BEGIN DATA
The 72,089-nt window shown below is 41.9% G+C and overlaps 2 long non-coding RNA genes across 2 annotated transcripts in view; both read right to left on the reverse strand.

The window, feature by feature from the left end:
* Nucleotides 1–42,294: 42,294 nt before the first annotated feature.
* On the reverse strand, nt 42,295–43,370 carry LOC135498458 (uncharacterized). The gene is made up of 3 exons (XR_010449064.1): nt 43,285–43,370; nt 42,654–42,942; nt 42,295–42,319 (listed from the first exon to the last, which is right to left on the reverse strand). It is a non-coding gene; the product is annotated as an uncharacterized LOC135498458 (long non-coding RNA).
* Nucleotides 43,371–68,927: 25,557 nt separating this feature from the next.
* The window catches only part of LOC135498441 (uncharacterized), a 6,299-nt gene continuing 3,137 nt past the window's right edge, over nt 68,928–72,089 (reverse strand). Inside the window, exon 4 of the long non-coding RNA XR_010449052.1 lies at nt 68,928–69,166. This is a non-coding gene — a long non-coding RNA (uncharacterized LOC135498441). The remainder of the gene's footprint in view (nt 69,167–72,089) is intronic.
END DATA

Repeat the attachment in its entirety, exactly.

The 72,089-nt window shown below is 41.9% G+C and overlaps 2 long non-coding RNA genes across 2 annotated transcripts in view; both read right to left on the reverse strand.

The window, feature by feature from the left end:
* Nucleotides 1–42,294: 42,294 nt before the first annotated feature.
* On the reverse strand, nt 42,295–43,370 carry LOC135498458 (uncharacterized). The gene is made up of 3 exons (XR_010449064.1): nt 43,285–43,370; nt 42,654–42,942; nt 42,295–42,319 (listed from the first exon to the last, which is right to left on the reverse strand). It is a non-coding gene; the product is annotated as an uncharacterized LOC135498458 (long non-coding RNA).
* Nucleotides 43,371–68,927: 25,557 nt separating this feature from the next.
* The window catches only part of LOC135498441 (uncharacterized), a 6,299-nt gene continuing 3,137 nt past the window's right edge, over nt 68,928–72,089 (reverse strand). Inside the window, exon 4 of the long non-coding RNA XR_010449052.1 lies at nt 68,928–69,166. This is a non-coding gene — a long non-coding RNA (uncharacterized LOC135498441). The remainder of the gene's footprint in view (nt 69,167–72,089) is intronic.